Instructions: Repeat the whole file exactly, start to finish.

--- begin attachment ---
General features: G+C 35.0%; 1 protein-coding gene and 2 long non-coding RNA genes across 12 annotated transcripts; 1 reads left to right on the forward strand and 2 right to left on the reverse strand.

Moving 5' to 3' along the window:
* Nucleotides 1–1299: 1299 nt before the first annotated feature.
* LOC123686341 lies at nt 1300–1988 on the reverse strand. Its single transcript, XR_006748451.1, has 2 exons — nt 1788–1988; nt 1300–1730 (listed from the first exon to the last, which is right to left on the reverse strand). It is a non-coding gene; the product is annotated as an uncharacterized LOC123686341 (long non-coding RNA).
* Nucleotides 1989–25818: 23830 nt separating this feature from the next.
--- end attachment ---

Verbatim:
General features: G+C 35.0%; 1 protein-coding gene and 2 long non-coding RNA genes across 12 annotated transcripts; 1 reads left to right on the forward strand and 2 right to left on the reverse strand.

Moving 5' to 3' along the window:
* Nucleotides 1–1299: 1299 nt before the first annotated feature.
* LOC123686341 lies at nt 1300–1988 on the reverse strand. Its single transcript, XR_006748451.1, has 2 exons — nt 1788–1988; nt 1300–1730 (listed from the first exon to the last, which is right to left on the reverse strand). It is a non-coding gene; the product is annotated as an uncharacterized LOC123686341 (long non-coding RNA).
* Nucleotides 1989–25818: 23830 nt separating this feature from the next.